Pennsylvania Secretary of Education Pedro Rivera said Monday, the state “fully intends” to reopen public schools in the fall.
Still, Rivera noted, “We’re looking at the best-case scenario, but we’re also preparing for the worst-case scenario. We are closely watching the data to ensure the safety of all students and staff.”
During a Senate education committee hearing, called specifically to address the critical and controversial issue of school reopening, Rivera said, “It’s fully our intent that we’re going to be in a place where we are going to open schools for students in the next academic year.”
Rivera came under harsh criticism last week from Pennsylvania State House Speaker Rep. Mike Turzai, (R-28). A strong advocate of opening schools in September, he told Rivera, “Instead of providing direction and even hope, your statements are fostering depression, anxiety and hopelessness. That is not the way to govern and lead.”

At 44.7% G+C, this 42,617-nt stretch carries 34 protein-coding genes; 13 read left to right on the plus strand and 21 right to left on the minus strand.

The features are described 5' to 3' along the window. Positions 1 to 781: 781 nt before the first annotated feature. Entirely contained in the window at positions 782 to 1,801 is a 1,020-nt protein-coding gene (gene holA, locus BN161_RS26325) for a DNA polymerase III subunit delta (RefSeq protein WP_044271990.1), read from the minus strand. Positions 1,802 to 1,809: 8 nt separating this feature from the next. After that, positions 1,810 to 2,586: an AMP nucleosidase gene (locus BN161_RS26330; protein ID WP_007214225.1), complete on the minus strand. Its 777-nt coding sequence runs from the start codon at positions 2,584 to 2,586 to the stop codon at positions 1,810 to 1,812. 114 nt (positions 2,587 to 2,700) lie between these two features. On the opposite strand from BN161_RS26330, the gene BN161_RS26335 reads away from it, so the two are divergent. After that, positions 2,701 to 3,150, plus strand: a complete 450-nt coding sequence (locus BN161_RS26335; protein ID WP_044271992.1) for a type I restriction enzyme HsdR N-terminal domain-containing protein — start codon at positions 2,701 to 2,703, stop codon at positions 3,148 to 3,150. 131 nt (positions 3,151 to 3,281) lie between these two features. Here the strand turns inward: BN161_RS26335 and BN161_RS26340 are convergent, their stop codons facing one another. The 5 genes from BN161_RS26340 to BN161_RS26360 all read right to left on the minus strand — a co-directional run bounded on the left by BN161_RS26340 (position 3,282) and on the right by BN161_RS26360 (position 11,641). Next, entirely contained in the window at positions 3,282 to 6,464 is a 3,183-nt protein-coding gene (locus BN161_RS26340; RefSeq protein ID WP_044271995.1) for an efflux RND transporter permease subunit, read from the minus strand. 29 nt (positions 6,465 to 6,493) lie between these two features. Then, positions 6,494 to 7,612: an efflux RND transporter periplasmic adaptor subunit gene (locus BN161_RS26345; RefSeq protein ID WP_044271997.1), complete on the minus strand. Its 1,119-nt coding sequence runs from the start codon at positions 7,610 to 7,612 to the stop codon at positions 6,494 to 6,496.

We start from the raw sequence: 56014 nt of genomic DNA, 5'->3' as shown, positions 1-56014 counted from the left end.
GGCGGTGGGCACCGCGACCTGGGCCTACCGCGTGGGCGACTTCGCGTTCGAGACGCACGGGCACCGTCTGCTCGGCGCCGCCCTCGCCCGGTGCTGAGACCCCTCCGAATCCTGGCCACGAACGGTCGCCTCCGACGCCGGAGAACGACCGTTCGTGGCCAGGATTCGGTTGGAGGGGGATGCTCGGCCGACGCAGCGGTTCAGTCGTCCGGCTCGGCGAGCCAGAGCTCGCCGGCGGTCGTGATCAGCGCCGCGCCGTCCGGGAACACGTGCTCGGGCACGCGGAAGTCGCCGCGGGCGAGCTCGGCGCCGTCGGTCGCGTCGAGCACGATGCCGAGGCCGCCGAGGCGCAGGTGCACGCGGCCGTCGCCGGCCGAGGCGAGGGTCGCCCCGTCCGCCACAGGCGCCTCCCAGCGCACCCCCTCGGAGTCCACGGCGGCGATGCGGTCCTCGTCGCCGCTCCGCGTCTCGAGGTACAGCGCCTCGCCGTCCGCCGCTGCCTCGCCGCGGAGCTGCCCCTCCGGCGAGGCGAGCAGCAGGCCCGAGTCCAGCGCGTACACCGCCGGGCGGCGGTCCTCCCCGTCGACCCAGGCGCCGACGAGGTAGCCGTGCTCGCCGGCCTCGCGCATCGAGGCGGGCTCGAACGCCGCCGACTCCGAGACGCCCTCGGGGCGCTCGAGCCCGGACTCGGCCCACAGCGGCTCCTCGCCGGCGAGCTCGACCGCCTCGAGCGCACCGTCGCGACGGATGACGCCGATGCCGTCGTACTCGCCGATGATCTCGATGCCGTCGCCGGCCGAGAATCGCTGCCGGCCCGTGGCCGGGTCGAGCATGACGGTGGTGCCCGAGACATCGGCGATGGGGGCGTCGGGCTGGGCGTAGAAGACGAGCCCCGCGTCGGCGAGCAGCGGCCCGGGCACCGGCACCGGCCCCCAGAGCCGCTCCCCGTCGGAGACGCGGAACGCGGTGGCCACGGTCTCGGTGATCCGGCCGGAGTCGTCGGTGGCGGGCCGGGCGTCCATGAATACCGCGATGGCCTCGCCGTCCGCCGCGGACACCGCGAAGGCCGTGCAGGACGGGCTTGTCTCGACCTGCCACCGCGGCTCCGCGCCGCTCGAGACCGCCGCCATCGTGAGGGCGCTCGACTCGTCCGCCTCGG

The Republican chairman of the Senate’s education committee, Wayne Langerholc, said it’s imperative the state begins planning for reopening schools, as people prepare to return to work.
He called for “a path forward” to address “the thousands of parents across this commonwealth who are yearning for guidance, for hope, for a return to education for their children.”
Responding to questions about what standards the state will provide Pennsylvania’s 500 public school districts going forward, Rivera said that will be a challenge.
“I can’t imagine that we would have a structure in place to mandate one strategy to all school districts across the commonwealth.”